Posts for: June, 2015
Have you started orthodontic treatment recently? Are you having a little trouble getting used to your braces? If so, you are not alone: Everybody goes through an adjustment period during which they momentarily wonder if they’ll really ever get used to this. Don’t worry — you will! And we’ve never heard anyone say, on the day their braces come off and their new smile is revealed, that they aren’t glad they went the distance. Just ask Houston Rockets all-star center Dwight Howard, who discussed his own orthodontic treatment in a recent interview.
“I’m sure I was no different than anyone else who has ever had braces,” he told Mediaplanet. “At first I hated them so much… That changed once I got used to them and I actually grew to love them.” What’s Howard’s advice? “Do exactly what your orthodontist says and know that the outcome is well worth it in the end.” We couldn’t agree more! Here are some tips for wearing braces comfortably:
- Hard & Chewy Foods: If you love fresh fruits and vegetables, that’s great; there’s no reason to give them up, just the really hard ones. You don’t want to bite into an apple or carrot or any other hard foods like bagels and pizza that have any “size” to them. Small pieces may be ok as long as they can’t bend your wires. Chewy, sticky candy should really be avoided completely. Same with soda, sports drinks and so-called energy drinks because they contain acids that promote tooth decay and can cause a lot of damage around the braces.
- Effective Oral Hygiene: Keeping your teeth clean is more important than ever, but also more challenging than ever. It’s easy for food to get stuck under wires and around brackets, but failing to remove it can cause tooth decay, gum irritation and soreness. Therefore, the cleaner your teeth and your braces are, the healthier you will be. Use interdental cleaning brushes and/or a floss-threader to get behind your wires. A mouthrinse can also help strengthen teeth and keep bacteria in check. If you have any questions about how to clean between your teeth, please ask for a demonstration at your next visit.
- Pain Relief: Some soreness at the beginning of orthodontic treatment is normal. To relieve it, you can use an over-the-counter pain reliever and/or a warm washcloth or heating pad placed on the outside of the jaw. If brackets or wires are rubbing against the inside of your cheeks or lips, try applying wax to these areas of your braces. If this does not offer enough relief, we may be able to trim the end of a poking wire. Call us if you need help with this.
Our goal is to make your orthodontic treatment as comfortable as possible on the way to achieving your all-star smile. If you have questions about adjusting to braces, contact us or schedule an appointment for a consultation. You can learn more by reading the Dear Doctor magazine article “Caring for Teeth During Orthodontic Treatment.”
A “gummy” smile, in which the upper gums are too prominent, is a common condition. There are several causes for gummy smiles — determining which one is the first step to having your appearance changed.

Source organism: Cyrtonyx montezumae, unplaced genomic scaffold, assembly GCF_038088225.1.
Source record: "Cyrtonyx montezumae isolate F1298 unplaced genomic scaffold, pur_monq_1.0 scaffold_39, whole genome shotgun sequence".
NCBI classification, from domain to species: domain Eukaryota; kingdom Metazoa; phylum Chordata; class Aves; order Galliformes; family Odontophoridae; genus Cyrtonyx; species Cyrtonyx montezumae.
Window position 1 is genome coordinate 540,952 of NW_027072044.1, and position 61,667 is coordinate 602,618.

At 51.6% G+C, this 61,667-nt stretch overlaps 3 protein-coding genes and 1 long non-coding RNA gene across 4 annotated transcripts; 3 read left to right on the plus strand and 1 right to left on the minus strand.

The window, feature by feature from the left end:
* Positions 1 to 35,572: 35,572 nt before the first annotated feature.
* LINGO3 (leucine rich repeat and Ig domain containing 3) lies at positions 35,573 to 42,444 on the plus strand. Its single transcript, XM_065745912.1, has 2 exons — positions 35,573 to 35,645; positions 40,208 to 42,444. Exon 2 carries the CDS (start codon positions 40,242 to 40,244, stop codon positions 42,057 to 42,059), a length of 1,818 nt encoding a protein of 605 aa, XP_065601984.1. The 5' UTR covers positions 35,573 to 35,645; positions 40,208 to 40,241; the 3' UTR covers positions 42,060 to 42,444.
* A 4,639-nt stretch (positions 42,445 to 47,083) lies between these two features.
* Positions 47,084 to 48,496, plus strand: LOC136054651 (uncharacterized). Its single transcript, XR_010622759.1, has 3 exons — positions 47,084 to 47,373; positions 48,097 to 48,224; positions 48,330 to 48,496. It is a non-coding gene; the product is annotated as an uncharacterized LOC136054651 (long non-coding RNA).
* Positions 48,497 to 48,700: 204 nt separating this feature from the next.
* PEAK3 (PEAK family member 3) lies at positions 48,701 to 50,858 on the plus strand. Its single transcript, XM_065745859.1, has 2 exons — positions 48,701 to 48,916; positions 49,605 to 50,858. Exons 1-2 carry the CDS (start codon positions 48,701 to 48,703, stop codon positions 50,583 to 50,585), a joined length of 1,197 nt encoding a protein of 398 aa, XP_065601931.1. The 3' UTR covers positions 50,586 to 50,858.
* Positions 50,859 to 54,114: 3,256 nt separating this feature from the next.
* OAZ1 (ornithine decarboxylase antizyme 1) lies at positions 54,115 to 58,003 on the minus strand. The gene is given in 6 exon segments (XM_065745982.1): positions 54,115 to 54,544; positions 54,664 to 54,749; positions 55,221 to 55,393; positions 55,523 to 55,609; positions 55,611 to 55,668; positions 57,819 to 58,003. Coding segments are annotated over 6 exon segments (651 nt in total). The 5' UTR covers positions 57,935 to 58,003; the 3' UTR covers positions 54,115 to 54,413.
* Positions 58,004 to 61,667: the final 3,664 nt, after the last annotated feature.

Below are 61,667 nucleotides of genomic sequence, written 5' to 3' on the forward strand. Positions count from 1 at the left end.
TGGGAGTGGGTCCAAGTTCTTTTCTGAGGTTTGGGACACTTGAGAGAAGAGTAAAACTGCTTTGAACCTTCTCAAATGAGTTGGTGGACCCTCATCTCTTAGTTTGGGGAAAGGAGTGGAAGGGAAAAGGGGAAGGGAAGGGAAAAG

Although perceptions vary from person to person, most dentists agree a gummy smile shows 4 mm or more of gum tissue, and the amount is out of proportion with the length of the crown (the visible tooth). Teeth normally erupt through the gums during childhood and continue development until early adulthood, shrinking back from the tooth until stabilizing in place.
This typically produces a crown length of about 10 mm, with a “width to length” ratio of about 75-85%. But variations can produce differences in the relationship between teeth and gums and the width to length ratio of the teeth. The teeth may appear shorter and the gums more prominent. Worn teeth, caused by aging or grinding habits, may also appear shorter.
If tooth to gum proportionality is normal, then the cause may be upper lip movement. When we smile, muscles cause our lips to retract 6-8 mm from the lip’s resting position. If the amount of movement is greater (meaning the lip is hypermobile), it may show too much of the gums. The upper jaw can also extend too far forward and cause the gums to appear too prominent.
There are a number of ways to improve gummy smiles, depending on the cause. Periodontal plastic surgery known as crown lengthening removes and reshapes excess gum tissue to reveal more of the tooth. Lip hypermobility can be reduced with Botox injections (to paralyze the muscles) or in some cases with surgery to reposition the muscle attachments. Orthognathic surgery can be used to surgically reposition an overextended upper jaw. Other cosmetic enhancements such as orthodontics, bonding or porcelain restorations can also prove effective.
The first step is to obtain an accurate diagnosis for your gummy smile. From there, we can devise the best treatment approach to bring your smile back into a more attractive proportion.
If you would like more information on minimizing a gummy smile, please contact us or schedule an appointment for a consultation. You can also learn more about this topic by reading the Dear Doctor magazine article “Gummy Smiles.”